Find out how you can reduce the impact when your customers change their buying habits in this article from Adrian Slywotzky, author of the new book The Upside.
Have you ever been blindsided by changes in your customers? Have you ever felt that half or more of your marketing dollars are wasted? Were the surprises and the waste really unavoidable?
Perhaps the most insidious strategic risk companies today face is decimation of the customer base by shifts in behavior, preferences, and demographics. These shifts may happen gradually or literally overnight. Either way, they can destroy a business design.
Customers are people–unpredictable, irrational, emotional, curious, and highly prone to change. Customers can’t keep still. They resegment themselves from “product buyers” to “value buyers” to “price buyers” and then back again. Their priorities change from “quality” to “price” to “solutions” to “style” to “brand.” They get richer. They get poorer. They get excited by and attracted to different styles, different offerings, different ways to buy.
They get better informed. They get more demanding. They decide to shop at different places; they start buying shirts through catalogs, jewelry from a TV network, vacations online. They want bigger cars. Then smaller. Then really bigger. Then really fuel-efficient. They pledge allegiance to product brands. Then store brands. Then no brands. They want carbohydrates, then they don’t. They want big cars; then small, thrifty ones; then humongous ones–then decide they value fuel-efficiency and ecological virtue after all.
Every time customer priorities shift, our business design is at risk. Our value proposition gets a little fuzzier, a little out of focus. We lose a little business from a few customers; they decide to peel away once in a while and buy a couple of items from another supplier. Then we start losing customers altogether. (That’s a little more worrisome. But at least we’ve still got our old reliables.) Then we start losing our most profitable customers, the 20% that generate more than 80% of the income. A trickle of tiny changes turns into a torrent of departures. And a 1% loss of revenue turns into a 6% loss of profit.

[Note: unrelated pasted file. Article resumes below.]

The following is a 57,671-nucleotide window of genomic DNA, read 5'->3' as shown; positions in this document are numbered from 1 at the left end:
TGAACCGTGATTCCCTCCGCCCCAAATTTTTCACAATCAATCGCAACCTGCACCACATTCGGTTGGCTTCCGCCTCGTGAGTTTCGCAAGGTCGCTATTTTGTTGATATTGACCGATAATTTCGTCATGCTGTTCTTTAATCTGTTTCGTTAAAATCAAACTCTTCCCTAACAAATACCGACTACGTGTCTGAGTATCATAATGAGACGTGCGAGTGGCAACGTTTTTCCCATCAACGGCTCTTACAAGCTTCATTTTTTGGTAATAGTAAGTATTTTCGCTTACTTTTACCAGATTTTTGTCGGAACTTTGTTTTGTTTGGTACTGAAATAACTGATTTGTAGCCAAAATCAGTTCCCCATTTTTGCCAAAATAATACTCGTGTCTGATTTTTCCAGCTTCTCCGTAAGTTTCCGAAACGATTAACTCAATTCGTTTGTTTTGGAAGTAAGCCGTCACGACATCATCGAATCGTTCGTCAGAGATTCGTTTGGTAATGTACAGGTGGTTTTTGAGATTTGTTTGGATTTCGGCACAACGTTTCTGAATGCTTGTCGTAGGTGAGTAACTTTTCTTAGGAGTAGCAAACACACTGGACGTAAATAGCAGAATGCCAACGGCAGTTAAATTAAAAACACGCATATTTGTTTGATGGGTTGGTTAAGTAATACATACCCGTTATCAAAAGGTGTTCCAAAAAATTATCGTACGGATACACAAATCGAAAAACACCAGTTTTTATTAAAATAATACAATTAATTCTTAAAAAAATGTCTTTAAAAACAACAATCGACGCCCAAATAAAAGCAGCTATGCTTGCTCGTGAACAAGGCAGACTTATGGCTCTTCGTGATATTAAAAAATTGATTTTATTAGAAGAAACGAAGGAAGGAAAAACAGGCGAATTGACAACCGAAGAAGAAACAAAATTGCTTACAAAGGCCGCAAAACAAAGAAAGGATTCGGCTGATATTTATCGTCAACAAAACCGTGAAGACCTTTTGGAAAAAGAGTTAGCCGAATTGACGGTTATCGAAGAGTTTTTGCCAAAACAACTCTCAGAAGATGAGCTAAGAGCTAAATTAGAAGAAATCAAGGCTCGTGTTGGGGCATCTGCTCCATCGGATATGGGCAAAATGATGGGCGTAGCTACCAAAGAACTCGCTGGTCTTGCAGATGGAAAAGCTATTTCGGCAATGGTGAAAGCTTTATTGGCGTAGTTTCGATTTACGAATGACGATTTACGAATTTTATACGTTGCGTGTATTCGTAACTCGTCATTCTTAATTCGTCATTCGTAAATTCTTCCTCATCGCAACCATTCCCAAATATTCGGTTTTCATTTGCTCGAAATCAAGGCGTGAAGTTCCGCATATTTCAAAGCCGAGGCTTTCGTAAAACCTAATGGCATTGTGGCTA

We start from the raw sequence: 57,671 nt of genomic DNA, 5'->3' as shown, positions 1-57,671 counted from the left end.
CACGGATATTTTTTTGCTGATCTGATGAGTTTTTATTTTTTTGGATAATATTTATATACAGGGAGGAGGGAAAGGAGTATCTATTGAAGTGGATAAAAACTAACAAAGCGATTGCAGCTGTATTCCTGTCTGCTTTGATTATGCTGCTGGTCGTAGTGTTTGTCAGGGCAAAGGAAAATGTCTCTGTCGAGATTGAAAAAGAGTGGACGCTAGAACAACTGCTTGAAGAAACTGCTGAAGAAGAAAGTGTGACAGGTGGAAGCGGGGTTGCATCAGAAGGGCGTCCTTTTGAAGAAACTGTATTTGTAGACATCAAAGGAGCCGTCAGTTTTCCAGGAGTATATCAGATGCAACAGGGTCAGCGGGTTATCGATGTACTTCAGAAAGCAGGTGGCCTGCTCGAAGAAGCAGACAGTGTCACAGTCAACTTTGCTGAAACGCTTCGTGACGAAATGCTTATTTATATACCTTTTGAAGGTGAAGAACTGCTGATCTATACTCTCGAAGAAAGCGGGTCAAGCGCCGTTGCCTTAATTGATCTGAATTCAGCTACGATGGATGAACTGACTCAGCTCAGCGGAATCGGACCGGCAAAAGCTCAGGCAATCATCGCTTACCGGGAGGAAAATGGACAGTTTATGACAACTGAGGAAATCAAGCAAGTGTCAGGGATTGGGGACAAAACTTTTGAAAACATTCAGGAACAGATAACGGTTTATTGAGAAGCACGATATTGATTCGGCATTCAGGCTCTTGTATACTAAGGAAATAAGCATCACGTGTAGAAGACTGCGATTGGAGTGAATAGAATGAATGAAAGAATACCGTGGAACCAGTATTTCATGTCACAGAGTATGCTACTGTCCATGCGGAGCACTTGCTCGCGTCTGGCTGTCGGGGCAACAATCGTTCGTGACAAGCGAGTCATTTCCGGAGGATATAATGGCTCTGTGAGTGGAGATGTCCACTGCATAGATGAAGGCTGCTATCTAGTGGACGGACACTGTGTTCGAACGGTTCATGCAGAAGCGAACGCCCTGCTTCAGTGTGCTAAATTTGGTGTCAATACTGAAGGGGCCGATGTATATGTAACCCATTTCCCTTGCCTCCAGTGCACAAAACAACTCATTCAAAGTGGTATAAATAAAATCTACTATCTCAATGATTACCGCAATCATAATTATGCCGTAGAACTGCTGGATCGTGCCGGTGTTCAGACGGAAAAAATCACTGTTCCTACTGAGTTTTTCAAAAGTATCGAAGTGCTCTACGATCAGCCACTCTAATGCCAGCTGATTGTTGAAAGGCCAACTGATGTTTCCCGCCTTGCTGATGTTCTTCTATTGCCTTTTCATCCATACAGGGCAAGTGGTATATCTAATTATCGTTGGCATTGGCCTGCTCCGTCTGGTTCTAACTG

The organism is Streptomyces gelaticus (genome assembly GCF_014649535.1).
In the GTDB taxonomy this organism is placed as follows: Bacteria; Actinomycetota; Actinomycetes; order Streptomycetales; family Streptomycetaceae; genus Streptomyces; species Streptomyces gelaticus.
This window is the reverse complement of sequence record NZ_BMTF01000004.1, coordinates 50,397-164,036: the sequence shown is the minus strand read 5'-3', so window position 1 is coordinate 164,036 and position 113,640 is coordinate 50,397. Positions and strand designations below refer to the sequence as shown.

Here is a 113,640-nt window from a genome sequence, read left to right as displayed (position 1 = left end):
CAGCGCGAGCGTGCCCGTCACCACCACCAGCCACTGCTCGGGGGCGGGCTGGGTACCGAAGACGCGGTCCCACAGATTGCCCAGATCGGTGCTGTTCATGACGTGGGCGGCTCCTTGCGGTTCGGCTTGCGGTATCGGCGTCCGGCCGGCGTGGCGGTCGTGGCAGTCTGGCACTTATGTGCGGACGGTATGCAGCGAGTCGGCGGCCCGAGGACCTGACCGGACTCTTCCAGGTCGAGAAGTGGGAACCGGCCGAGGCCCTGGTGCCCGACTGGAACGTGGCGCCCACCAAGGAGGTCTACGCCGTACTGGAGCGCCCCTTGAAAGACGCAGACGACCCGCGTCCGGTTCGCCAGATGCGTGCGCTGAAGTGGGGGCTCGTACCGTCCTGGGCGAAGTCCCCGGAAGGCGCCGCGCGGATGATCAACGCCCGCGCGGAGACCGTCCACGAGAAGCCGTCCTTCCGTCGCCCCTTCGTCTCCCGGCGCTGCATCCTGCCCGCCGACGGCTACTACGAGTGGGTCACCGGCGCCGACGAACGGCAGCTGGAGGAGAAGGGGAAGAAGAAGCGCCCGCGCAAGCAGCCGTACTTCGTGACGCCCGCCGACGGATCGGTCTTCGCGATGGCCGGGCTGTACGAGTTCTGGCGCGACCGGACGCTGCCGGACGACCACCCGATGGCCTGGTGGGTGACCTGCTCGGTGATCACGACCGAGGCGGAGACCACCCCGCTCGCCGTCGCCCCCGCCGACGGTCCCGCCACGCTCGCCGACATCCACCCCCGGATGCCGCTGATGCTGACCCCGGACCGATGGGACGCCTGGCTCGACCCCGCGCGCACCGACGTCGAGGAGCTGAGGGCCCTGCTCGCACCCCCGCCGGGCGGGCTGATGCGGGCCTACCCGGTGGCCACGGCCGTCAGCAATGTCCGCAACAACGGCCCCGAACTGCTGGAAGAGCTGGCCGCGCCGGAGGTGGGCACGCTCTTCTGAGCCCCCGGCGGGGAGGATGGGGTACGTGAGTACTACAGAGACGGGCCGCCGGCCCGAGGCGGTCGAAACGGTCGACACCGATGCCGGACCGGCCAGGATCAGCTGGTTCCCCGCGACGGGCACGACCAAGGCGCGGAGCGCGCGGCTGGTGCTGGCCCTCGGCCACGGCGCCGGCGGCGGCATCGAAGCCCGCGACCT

Customer risk is the most subtle and perhaps the most widespread strategic risk that any company faces. It’s also the most unnecessary.
How can you take action to prevent customer risk? You can’t force people to buy from you. As Yogi Berra once said, “If the people don’t want to come to the ballpark, you can’t stop them.”
No, you can’t, but you can reduce the risk of losing customers by reducing the uncertainty that creates the risk in the first place. After all, that’s what risk is about–not knowing what’s going to happen, what your customers are thinking, what they want, what they will do, what will they respond to. If you could know those things, you could react appropriately with the kinds of pricing, marketing, and service offerings that would motivate them to stay.
This is why the first countermeasure for defeating customer risk is creating and applying continuous proprietary information about your customers. It’s about answering the question: What do we know about customers that others don’t? And then using that knowledge to make and keep profitable customers for life.
The first step is to develop a healthy fear of ignorance, followed by steps to move your organization from guessing to knowing–shifting the frontier that separates what you know from what you don’t know, and thereby reducing the area in which betting (and therefore risk) are unavoidable. Even a five percent shift in that frontier can translate into millions of dollars in revenues and profits. Risk, in the end, is just a very expensive substitute for information.
Companies that have changed from being risk taker to risk shapers save money and improve their odds of success by creating and then using information others don’t have to build unbreakable bonds with their customers.
For an example, consider Coach, the maker of handbags and other fashion accessories for women. Coach spends over $5 million per year on marketplace testing of new products. It uses many lenses to read the market, including more than 60,000 one-on-one customer interviews, telephone surveys that reach 500 customers at a clip, numerous market experiments, competitive analyses, prototype studies, and in-store product tests.
Coach’s customer database has grown to include over 9.7 million households. CEO Lew Frankfort himself visits Coach stores and department stores a few times each week, eager to supplement the bird’s-eye view provided by survey data with ground-level impressions straight from the mouths of customers.